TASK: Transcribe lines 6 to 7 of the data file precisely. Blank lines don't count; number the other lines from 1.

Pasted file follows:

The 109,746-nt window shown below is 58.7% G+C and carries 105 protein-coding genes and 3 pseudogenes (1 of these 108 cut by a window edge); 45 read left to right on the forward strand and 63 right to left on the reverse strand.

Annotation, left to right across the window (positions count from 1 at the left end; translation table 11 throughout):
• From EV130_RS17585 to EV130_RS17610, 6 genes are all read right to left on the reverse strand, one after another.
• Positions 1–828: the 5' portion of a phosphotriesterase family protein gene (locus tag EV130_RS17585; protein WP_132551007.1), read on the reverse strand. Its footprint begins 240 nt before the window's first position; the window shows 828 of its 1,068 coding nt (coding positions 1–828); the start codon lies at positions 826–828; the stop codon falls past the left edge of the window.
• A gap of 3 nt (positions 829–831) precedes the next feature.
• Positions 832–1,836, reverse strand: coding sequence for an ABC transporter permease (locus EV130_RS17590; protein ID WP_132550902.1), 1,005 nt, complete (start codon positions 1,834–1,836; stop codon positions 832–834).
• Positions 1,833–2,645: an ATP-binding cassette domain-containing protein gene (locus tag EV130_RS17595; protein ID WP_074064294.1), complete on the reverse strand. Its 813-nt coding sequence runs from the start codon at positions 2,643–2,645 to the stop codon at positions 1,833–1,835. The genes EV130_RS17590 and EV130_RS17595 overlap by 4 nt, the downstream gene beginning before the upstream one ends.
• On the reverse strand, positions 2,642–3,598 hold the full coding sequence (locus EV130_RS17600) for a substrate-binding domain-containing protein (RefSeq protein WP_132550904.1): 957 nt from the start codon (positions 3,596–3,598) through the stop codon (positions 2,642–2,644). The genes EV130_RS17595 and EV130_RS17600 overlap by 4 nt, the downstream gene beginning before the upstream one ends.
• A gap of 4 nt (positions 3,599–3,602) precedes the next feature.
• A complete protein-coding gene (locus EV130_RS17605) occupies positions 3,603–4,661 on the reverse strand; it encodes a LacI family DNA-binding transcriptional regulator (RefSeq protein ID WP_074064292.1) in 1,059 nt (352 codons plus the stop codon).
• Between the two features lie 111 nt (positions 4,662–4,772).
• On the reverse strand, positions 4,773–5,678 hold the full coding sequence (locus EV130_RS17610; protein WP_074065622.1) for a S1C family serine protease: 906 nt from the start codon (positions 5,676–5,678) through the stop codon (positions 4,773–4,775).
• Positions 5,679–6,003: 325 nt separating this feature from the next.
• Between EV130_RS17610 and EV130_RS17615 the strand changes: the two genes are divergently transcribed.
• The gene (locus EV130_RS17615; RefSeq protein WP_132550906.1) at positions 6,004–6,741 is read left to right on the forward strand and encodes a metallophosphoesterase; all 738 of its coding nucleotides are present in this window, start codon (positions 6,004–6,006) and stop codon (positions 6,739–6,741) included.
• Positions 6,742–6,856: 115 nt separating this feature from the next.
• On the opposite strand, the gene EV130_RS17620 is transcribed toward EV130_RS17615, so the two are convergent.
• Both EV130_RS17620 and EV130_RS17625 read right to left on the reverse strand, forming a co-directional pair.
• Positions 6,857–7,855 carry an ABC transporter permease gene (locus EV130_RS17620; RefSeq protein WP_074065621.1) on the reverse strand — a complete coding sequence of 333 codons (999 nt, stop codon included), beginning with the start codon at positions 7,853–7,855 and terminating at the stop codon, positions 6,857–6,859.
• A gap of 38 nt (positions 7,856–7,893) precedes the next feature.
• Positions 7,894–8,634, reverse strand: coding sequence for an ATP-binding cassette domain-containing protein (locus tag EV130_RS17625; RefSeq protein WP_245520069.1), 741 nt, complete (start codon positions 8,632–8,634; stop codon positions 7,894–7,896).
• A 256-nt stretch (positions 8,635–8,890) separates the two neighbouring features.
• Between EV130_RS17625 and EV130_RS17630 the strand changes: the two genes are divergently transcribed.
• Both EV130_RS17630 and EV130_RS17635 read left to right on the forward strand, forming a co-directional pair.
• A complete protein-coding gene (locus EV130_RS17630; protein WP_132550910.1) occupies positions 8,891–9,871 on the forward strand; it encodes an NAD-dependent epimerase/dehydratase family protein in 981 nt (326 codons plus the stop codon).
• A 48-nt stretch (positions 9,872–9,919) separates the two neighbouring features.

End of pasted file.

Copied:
• Positions 832–1,836, reverse strand: coding sequence for an ABC transporter permease (locus EV130_RS17590; protein ID WP_132550902.1), 1,005 nt, complete (start codon positions 1,834–1,836; stop codon positions 832–834).
• Positions 1,833–2,645: an ATP-binding cassette domain-containing protein gene (locus tag EV130_RS17595; protein ID WP_074064294.1), complete on the reverse strand. Its 813-nt coding sequence runs from the start codon at positions 2,643–2,645 to the stop codon at positions 1,833–1,835. The genes EV130_RS17590 and EV130_RS17595 overlap by 4 nt, the downstream gene beginning before the upstream one ends.